The world’s largest iceberg — a slab weighing billions of tonnes and roughly the size of Norfolk — is bearing down on the British overseas territory of South Georgia in the southern Atlantic Ocean, presenting a major risk to wildlife on the island.
The iceberg, known as A68, has been drifting up “iceberg alley”, a well-known current that leads north from Antarctica, since it broke free from the Larsen C ice shelf in the Weddell Sea in mid-2017.
After drifting for over 800 miles, the 93-mile-long and 43-mile-wide piece of ice is now around 300 miles from the coast of South Georgia, which is home to a huge array of wildlife.
Scientists have said there is now a strong chance it could crash into the island, which is about the same size as the iceberg itself.
If this happens, the huge wall of ice will block access to the sea for species such as penguins and seals, which will need to fish to feed their young on land.
The enormous berg would also crush all life on the seabed as it touches down.
In 2004, a previous iceberg, A38, ran aground off South Georgia, leaving huge numbers of dead seal pups and young penguins.
The current iceberg weighs billions of tonnes, and with an estimated submerged depth of just around 200 metres, it could end up running aground right against the coastline.
Andrew Fleming, remote sensing manager at the British Antarctic Survey, told The Independent: “It’s not a youngster anymore, it’s a good three years old. It’s getting quite old in terms of a berg that’s drifted off and it’s showing some signs of age, but not many — a couple of lumps have come off it, and it’ll be a little bit thinner than it started off because it’ll have melted at its base. But other than that it’s stayed in one piece, which is kind of remarkable for a berg of this size.
“I know it’s been compared to the size of Somerset, but I had it closer to Norfolk. But it is about the same size as South Georgia itself, in length, so in terms of whether it reaches and grounds around South Georgia — and that’s still up for debate — then when it does get there it’s going to be a quite spectacular partner to accompany the island for as long as it remains there.”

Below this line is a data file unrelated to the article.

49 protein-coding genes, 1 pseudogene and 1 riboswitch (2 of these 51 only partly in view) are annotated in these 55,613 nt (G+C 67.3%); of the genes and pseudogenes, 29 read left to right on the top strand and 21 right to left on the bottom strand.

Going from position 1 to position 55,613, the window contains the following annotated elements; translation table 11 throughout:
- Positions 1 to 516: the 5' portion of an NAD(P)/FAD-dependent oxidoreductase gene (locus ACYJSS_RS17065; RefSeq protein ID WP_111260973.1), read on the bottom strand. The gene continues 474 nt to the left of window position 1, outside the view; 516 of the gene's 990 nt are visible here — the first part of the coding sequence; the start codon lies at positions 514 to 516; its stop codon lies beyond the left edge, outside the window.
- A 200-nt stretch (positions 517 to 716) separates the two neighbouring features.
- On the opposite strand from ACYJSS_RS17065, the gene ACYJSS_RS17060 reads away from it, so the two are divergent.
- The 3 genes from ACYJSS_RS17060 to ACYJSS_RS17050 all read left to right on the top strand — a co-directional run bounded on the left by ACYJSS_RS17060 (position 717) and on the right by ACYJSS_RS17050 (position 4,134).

It is believed the huge iceberg could last for several years, potentially taking up to a decade to melt if it becomes grounded on South Georgia.
This means as well as having a significant impact on wildlife when it first arrives, it could continue to impact animals for several years.
Mr Fleming said: “It’s probably weeks away (from South Georgia), but we know that at this time of year it has the potential for interrupting the foraging journeys the penguin and seal parents make when feeding. If there are any barriers or blockages in the way it interrupts the time it takes them to do that, and return the food to their young, and that then can impact the populations and survivability.
“It’s not just the impact on the animals that live on the island, but any iceberg grounding is scouring the seafloor. You can see these massive scourings of the sea floor where the keel of the iceberg drags through, and of course, that’s not good news for any animals and the so-called benthos [the flora and fauna of the sea floor], it takes a significant time for these species to recover.”
There could be risks for humans too, because as the berg drifts, smaller pieces break off, which are harder to monitor and could pose a danger to boats.
“It’s shedding thousands of smaller bergs around it,” Mr Fleming said. “The satellite image is spectacular. It has one big berg, but looking more closely at it there are thousands and thousands of smaller ones.
“It’s potentially more of a shipping risk [than the main iceberg]. Ships are easily able to deal with 160km worth of berg, but what’s less obvious is the number of fragments in the water, which is really difficult to see.”
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